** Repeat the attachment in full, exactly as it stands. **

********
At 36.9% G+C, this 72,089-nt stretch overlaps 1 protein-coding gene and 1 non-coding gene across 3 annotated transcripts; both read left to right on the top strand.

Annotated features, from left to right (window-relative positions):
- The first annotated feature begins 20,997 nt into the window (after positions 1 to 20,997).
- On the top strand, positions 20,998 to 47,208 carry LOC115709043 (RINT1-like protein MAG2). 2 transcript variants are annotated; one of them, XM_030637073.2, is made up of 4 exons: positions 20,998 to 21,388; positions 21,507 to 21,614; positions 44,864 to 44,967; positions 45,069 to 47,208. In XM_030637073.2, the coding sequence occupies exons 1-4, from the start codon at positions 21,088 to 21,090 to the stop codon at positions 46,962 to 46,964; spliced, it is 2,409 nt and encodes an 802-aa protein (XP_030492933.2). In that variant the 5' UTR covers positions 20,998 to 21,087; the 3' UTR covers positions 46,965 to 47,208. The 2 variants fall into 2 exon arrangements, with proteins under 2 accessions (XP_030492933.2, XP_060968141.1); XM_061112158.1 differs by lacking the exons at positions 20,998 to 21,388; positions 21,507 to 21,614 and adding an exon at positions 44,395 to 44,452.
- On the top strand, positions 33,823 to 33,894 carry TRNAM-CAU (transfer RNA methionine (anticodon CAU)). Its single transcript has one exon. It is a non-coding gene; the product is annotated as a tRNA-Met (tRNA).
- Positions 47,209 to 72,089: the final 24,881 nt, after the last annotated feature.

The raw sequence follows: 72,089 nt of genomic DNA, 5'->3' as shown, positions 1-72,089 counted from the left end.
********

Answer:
At 36.9% G+C, this 72,089-nt stretch overlaps 1 protein-coding gene and 1 non-coding gene across 3 annotated transcripts; both read left to right on the top strand.

Annotated features, from left to right (window-relative positions):
- The first annotated feature begins 20,997 nt into the window (after positions 1 to 20,997).
- On the top strand, positions 20,998 to 47,208 carry LOC115709043 (RINT1-like protein MAG2). 2 transcript variants are annotated; one of them, XM_030637073.2, is made up of 4 exons: positions 20,998 to 21,388; positions 21,507 to 21,614; positions 44,864 to 44,967; positions 45,069 to 47,208. In XM_030637073.2, the coding sequence occupies exons 1-4, from the start codon at positions 21,088 to 21,090 to the stop codon at positions 46,962 to 46,964; spliced, it is 2,409 nt and encodes an 802-aa protein (XP_030492933.2). In that variant the 5' UTR covers positions 20,998 to 21,087; the 3' UTR covers positions 46,965 to 47,208. The 2 variants fall into 2 exon arrangements, with proteins under 2 accessions (XP_030492933.2, XP_060968141.1); XM_061112158.1 differs by lacking the exons at positions 20,998 to 21,388; positions 21,507 to 21,614 and adding an exon at positions 44,395 to 44,452.
- On the top strand, positions 33,823 to 33,894 carry TRNAM-CAU (transfer RNA methionine (anticodon CAU)). Its single transcript has one exon. It is a non-coding gene; the product is annotated as a tRNA-Met (tRNA).
- Positions 47,209 to 72,089: the final 24,881 nt, after the last annotated feature.

The raw sequence follows: 72,089 nt of genomic DNA, 5'->3' as shown, positions 1-72,089 counted from the left end.